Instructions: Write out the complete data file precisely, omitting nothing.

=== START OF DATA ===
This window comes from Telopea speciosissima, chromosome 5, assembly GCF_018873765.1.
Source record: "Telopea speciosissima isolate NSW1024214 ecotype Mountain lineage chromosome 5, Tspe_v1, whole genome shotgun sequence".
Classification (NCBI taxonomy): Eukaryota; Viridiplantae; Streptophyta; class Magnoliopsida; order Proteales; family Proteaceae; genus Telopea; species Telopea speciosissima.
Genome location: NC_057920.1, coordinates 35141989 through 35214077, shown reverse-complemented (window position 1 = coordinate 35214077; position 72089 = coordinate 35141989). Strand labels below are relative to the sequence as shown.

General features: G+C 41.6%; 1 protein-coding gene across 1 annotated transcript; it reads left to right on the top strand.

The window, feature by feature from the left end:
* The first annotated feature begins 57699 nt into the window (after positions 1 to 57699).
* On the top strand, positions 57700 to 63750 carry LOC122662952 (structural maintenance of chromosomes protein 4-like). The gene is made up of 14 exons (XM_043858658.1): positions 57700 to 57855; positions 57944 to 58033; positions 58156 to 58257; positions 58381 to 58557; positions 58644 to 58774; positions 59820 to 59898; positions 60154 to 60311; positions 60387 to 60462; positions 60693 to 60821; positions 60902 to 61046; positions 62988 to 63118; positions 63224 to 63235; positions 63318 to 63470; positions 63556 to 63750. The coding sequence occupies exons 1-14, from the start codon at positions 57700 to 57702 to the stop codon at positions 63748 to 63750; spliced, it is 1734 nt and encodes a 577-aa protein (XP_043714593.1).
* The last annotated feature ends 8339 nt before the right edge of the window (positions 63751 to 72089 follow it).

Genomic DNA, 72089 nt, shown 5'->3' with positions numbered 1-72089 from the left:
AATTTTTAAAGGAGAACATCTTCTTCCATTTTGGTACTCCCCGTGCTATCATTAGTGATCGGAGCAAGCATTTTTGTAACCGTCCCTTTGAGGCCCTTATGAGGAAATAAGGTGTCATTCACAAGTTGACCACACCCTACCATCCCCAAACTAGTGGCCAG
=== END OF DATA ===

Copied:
This window comes from Telopea speciosissima, chromosome 5, assembly GCF_018873765.1.
Source record: "Telopea speciosissima isolate NSW1024214 ecotype Mountain lineage chromosome 5, Tspe_v1, whole genome shotgun sequence".
Classification (NCBI taxonomy): Eukaryota; Viridiplantae; Streptophyta; class Magnoliopsida; order Proteales; family Proteaceae; genus Telopea; species Telopea speciosissima.
Genome location: NC_057920.1, coordinates 35141989 through 35214077, shown reverse-complemented (window position 1 = coordinate 35214077; position 72089 = coordinate 35141989). Strand labels below are relative to the sequence as shown.

General features: G+C 41.6%; 1 protein-coding gene across 1 annotated transcript; it reads left to right on the top strand.

The window, feature by feature from the left end:
* The first annotated feature begins 57699 nt into the window (after positions 1 to 57699).
* On the top strand, positions 57700 to 63750 carry LOC122662952 (structural maintenance of chromosomes protein 4-like). The gene is made up of 14 exons (XM_043858658.1): positions 57700 to 57855; positions 57944 to 58033; positions 58156 to 58257; positions 58381 to 58557; positions 58644 to 58774; positions 59820 to 59898; positions 60154 to 60311; positions 60387 to 60462; positions 60693 to 60821; positions 60902 to 61046; positions 62988 to 63118; positions 63224 to 63235; positions 63318 to 63470; positions 63556 to 63750. The coding sequence occupies exons 1-14, from the start codon at positions 57700 to 57702 to the stop codon at positions 63748 to 63750; spliced, it is 1734 nt and encodes a 577-aa protein (XP_043714593.1).
* The last annotated feature ends 8339 nt before the right edge of the window (positions 63751 to 72089 follow it).

Genomic DNA, 72089 nt, shown 5'->3' with positions numbered 1-72089 from the left:
AATTTTTAAAGGAGAACATCTTCTTCCATTTTGGTACTCCCCGTGCTATCATTAGTGATCGGAGCAAGCATTTTTGTAACCGTCCCTTTGAGGCCCTTATGAGGAAATAAGGTGTCATTCACAAGTTGACCACACCCTACCATCCCCAAACTAGTGGCCAG